- Plan meals with elders on a regular basis. Go to lunch or dinner with elders and/or deacons in order to spend time with them. Don’t necessarily talk about church related business. These meals should be relationship building times.
- Plan leadership meetings. This can be a time for elders and deacons to meet jointly together for a meal prior to meetings. Preliminary business can be discussed after dinner and prior to the elders and deacons break up to go to do their own respective meetings.
- Learn to lead from the bottom up. Thank your elders and deacons publicly. Acknowledge their wisdom and how you need their input. Admit when you have been wrong or impulsive. This is especially important when things get tense. Pastors must learn to encourage the gifts of the officers of the church and to praise them for their wisdom. w
- Four times a year, have a catered dinner for the elders and their wives. This can be a time for the elders to get to know the “better half” of the officers with whom they serve so regularly.
- Have a Christmas dinner for staff and elders. Our session and staff, together with spouses, rent a room at a nice restaurant. This is meant to help build relations between the session and the staff, as well as between individual members.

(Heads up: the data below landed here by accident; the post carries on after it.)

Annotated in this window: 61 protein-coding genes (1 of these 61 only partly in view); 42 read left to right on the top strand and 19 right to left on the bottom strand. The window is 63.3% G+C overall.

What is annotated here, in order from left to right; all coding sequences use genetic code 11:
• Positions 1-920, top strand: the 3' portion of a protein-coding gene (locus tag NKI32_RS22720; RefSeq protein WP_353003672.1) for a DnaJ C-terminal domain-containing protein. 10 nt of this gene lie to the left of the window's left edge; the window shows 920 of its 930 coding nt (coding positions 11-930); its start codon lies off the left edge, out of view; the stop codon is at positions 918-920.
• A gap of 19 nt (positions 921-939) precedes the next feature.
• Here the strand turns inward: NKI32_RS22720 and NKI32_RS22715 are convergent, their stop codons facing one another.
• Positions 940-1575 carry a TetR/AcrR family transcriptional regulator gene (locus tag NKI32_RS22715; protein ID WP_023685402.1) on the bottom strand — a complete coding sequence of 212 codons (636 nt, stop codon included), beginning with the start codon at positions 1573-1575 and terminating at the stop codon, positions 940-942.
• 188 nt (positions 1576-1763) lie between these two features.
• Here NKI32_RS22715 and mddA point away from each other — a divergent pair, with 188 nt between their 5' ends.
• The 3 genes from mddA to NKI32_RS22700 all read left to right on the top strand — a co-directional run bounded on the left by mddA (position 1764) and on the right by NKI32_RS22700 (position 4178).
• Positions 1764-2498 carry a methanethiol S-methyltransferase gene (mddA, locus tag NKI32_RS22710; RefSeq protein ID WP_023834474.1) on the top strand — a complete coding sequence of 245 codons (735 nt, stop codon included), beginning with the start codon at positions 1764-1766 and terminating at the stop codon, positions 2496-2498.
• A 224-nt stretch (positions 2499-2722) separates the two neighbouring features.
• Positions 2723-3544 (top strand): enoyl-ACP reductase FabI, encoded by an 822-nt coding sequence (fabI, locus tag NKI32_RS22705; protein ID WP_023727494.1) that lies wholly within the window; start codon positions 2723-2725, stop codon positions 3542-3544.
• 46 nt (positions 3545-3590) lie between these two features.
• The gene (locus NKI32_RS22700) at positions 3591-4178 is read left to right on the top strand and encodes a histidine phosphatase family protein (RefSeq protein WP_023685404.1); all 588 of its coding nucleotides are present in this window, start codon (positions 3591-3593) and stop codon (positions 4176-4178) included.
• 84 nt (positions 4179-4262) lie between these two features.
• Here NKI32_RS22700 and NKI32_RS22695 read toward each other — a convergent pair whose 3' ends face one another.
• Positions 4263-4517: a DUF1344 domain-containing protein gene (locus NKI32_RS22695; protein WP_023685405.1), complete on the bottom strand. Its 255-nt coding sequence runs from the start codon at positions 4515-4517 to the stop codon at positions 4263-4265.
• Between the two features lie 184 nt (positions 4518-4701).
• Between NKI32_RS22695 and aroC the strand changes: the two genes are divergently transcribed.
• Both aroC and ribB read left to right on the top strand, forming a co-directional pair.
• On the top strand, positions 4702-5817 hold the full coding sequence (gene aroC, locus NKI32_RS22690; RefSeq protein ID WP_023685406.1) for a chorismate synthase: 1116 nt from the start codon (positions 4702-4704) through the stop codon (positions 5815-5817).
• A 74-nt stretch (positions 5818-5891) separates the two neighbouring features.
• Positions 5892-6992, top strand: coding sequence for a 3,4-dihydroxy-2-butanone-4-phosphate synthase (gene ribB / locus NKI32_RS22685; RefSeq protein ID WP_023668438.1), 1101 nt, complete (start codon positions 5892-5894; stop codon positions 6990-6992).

- Plan quarterly joint meetings for elders and deacons with a dinner and a speaker. This would be a time for training from a respected pastor or leader from outside of the church in which you serve. Often, the elders or deacons of a local church will listen more readily to the things said by someone from outside of the church.
- Make regular phone calls to elders and deacon. Make them personal. Ask how they and their families are doing. This is one of the more tangible ways to keep up relationships. It doesn’t take long to make a phone call to see how other officers are doing.
- Learn from other churches and pastors. Let’s be honest, we all have so much to learn with regard to this aspect of church leadership. I certainly do. In fact, I’m writing this post in order to share ideas with our elders of ways in which we can grow in the things in which we are not currently implementing. I am grateful for the wisdom and input shared by the brothers with whom I have the privilege of speaking regularly.